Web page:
Carnival Parade

IMG_20160207_152254Ok, let’s put it straight: the Carnival Parade in my hometown has nothing to share with the splendour of Italy’s more famous Carnival Parades such as the one taking place in Viareggio or even in the nearby Fano. And if the word ‘Carnival’ makes you want to fly to Rio de Janeiro or to New Orleans ‘Mardi Gras’, well, you shouldn’t bother to read any further.

However, ifย  the word ‘Carnevale’ makes you fly back to your childhood (my first costume was a cute Little Red Riding Hood which I kept wearing until it was totally worn out!); if it makes you think of the tenaciousness with which you tried to preserve that blue Fairy IMG_20160207_142151costume from the ravages of time (and today it is worn out anyway and is hunting you from within your bedroom closet knowing that you will never dare throw it away even if it looks as sad as sad can be); if it makes you think of your grandmother’s ‘castagnole‘ (the best fried Carnival cakes ever, even if it took them an hour to go from your mouth down to your stomach as they were fried in abundant lard)… well, then Pesaro Carnival is for you!

I took Costanza to the Carnival Parade yesterday afternoon, as my parents did with me and my sister when we were children. If it weren’t for the rite itself I probably would take my daughter to the Carnival in Fano, where the Floats are worth that name. However, there must be a reason if the Carnival in Pesaro is called ‘Il Carnevale dei Ragazzi’ (Children’s Carnival). It is a simple, carefree and naive festival, where the floats’ competition is among Pesaro Parish Churches (and relative neighbourhoods – having each neighbourhood its own Parish Church).

IMG_20160207_142801The ‘Carnevale dei Ragazzi’ is organized by the Municipality of Pesaro together with Pesaro Diocese; the names of the floats, often in local dialect, mirror a simple and genuine atmosphere. I could name them all but I fear that, if you are not from Pesaro, the list would sound pretty boring.

I’ll just tell you that the winner in the ‘Floats’ section was the Parish Church of Santa Veneranda with Super Mario (not too Italian, I fear) and that the winner in the ‘Parade’ section was the Parish Church of Madonna di Loreto with the musical instruments ‘Orchestrando’ (an homage to Pesaro: Gioachino Rossini’s birthplace?).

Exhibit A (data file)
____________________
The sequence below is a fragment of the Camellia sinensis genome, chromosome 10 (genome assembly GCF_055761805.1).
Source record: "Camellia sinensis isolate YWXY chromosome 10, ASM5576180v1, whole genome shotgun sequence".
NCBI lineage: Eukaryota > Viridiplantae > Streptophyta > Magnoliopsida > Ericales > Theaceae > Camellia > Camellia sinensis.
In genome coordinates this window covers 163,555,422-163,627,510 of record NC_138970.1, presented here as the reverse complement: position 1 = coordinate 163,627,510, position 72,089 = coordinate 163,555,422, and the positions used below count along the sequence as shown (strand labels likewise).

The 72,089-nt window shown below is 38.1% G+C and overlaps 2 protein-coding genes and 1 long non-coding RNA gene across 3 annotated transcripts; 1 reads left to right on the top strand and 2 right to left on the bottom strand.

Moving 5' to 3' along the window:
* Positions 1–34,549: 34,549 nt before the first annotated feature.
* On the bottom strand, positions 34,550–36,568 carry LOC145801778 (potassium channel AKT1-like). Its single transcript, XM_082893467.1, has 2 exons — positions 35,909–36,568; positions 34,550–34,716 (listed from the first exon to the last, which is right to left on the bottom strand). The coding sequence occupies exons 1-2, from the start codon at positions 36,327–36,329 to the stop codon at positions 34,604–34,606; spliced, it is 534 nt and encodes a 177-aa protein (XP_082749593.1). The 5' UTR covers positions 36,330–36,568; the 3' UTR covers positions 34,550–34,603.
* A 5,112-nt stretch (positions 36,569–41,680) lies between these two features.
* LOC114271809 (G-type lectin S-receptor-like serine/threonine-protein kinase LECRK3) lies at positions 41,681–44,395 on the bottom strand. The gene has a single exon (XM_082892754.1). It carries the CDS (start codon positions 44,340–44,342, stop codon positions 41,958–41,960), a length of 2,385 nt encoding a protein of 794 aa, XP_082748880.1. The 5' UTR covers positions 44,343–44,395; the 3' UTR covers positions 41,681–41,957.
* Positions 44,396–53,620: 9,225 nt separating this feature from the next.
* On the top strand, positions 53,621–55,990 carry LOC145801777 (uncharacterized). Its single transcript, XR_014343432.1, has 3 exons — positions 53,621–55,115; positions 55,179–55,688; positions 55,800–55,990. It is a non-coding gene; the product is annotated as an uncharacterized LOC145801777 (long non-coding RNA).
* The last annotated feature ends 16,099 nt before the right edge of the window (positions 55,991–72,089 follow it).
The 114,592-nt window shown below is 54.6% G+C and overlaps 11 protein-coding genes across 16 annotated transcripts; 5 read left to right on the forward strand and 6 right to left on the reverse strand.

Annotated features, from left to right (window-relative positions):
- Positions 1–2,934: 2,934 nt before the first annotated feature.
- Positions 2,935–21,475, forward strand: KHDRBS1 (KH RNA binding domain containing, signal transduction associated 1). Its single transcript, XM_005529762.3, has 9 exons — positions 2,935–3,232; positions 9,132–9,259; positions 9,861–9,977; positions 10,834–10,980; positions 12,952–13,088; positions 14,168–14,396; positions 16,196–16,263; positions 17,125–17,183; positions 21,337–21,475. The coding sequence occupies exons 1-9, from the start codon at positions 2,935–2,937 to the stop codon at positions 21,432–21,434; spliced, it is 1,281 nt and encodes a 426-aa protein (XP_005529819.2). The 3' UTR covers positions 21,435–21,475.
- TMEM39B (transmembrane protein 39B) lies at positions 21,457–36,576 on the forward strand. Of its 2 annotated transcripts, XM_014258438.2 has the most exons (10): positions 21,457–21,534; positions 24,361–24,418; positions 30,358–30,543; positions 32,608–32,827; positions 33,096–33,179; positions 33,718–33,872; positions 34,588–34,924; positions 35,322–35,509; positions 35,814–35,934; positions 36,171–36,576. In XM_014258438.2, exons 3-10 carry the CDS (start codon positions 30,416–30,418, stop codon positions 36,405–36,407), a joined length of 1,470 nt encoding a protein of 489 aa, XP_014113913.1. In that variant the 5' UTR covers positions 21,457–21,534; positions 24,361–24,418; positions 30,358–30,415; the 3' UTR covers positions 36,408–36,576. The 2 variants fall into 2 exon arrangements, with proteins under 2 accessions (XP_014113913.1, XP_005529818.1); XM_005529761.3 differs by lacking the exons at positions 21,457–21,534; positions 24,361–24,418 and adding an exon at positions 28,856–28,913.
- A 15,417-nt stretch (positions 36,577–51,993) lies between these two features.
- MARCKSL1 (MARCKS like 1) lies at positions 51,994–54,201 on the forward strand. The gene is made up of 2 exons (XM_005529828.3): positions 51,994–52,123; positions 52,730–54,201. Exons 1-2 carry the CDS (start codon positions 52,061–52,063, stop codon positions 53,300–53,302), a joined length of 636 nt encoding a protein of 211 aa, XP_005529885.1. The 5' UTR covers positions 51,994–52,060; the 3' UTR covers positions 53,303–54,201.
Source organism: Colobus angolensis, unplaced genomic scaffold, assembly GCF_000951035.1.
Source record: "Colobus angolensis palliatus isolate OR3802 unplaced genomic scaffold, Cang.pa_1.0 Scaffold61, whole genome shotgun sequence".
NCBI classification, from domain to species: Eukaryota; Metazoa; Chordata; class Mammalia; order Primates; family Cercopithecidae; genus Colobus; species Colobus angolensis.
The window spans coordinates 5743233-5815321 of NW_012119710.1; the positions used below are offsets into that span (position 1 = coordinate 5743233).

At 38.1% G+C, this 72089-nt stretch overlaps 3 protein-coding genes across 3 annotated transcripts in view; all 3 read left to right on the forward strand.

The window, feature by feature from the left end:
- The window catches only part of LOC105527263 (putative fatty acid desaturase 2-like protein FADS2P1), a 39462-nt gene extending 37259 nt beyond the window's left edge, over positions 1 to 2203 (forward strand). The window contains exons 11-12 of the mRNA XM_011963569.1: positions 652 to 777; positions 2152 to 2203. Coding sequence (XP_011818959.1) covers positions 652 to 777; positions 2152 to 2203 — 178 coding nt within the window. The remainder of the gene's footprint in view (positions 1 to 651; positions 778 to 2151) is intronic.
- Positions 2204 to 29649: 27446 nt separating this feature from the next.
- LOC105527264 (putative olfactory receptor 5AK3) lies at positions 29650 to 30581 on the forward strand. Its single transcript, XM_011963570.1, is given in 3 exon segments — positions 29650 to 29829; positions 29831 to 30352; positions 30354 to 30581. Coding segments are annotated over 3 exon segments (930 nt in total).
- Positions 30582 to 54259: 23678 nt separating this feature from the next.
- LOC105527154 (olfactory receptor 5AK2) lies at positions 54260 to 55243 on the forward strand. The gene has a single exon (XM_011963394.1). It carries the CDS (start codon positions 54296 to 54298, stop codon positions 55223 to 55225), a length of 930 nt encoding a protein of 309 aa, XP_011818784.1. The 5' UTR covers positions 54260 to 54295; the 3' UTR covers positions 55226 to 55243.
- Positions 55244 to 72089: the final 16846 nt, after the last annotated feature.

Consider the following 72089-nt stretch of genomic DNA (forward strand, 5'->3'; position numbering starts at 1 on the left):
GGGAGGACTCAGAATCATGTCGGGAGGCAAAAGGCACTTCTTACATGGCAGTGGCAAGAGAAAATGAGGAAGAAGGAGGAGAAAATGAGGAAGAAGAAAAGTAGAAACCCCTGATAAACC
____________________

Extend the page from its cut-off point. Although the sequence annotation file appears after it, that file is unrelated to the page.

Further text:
Costanza had fun and gathered some 50 candies. That made her day and the day of hundreds of children ๐Ÿ™‚

 

15 comments

  1. It all looks so colorful and bright– a good day for a family. It reminds me of the small King’s Day Parade in our pueblo the years we lived in Spain. Our kids collected candy there too. thanks for the fun post!

    • Thank you, Rhonda, for sharing your experience in Spain. We have a saying in Italy that goes: ‘Tutto il mondo รจ paese’ (I think that in English it would sound like: ‘it’s a small world’ or ‘the world is the same wherever you go’)!

  2. Homemade is (almost) always better! This Carnavale parade looks like so much fun for the children, which is the whole point! I think we sometimes downplay our own creations, but when others look in at those creations from the outside, they see their meaning and worth. And your blog serves that purpose with each post! Thank you for sharing!

    • Grazie a te, Francine! Did you see the picture of the naive ‘Inside Out’ float? Costanza is fond of that animated movie (and so am I). You Americans may use a lot of exclamation points (but we use a lot of non verbal exclamation points underlining words with our gestures in Italy!) but you surely know how to make excellent animated movies ๐Ÿ˜‰

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